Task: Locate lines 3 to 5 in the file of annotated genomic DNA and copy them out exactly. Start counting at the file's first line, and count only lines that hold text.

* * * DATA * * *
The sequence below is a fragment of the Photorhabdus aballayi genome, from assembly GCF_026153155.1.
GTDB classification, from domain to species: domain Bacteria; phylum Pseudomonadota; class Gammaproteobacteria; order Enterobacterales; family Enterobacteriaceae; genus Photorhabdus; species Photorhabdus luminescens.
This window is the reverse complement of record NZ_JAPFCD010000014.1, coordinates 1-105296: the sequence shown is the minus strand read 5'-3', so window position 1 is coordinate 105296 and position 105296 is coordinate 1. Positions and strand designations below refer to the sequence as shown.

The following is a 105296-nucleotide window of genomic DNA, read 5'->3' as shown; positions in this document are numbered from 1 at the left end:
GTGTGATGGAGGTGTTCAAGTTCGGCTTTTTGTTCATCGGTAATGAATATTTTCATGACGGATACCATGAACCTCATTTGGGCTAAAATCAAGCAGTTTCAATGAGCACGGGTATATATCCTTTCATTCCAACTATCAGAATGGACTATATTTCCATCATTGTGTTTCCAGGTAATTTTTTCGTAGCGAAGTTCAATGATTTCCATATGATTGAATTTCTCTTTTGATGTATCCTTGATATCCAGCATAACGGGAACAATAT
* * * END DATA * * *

This window is the reverse complement of record NZ_JAPFCD010000014.1, coordinates 1-105296: the sequence shown is the minus strand read 5'-3', so window position 1 is coordinate 105296 and position 105296 is coordinate 1. Positions and strand designations below refer to the sequence as shown.

The following is a 105296-nucleotide window of genomic DNA, read 5'->3' as shown; positions in this document are numbered from 1 at the left end:
GTGTGATGGAGGTGTTCAAGTTCGGCTTTTTGTTCATCGGTAATGAATATTTTCATGACGGATACCATGAACCTCATTTGGGCTAAAATCAAGCAGTTTCAATGAGCACGGGTATATATCCTTTCATTCCAACTATCAGAATGGACTATATTTCCATCATTGTGTTTCCAGGTAATTTTTTCGTAGCGAAGTTCAATGATTTCCATATGATTGAATTTCTCTTTTGATGTATCCTTGATATCCAGCATAACGGGAACAATAT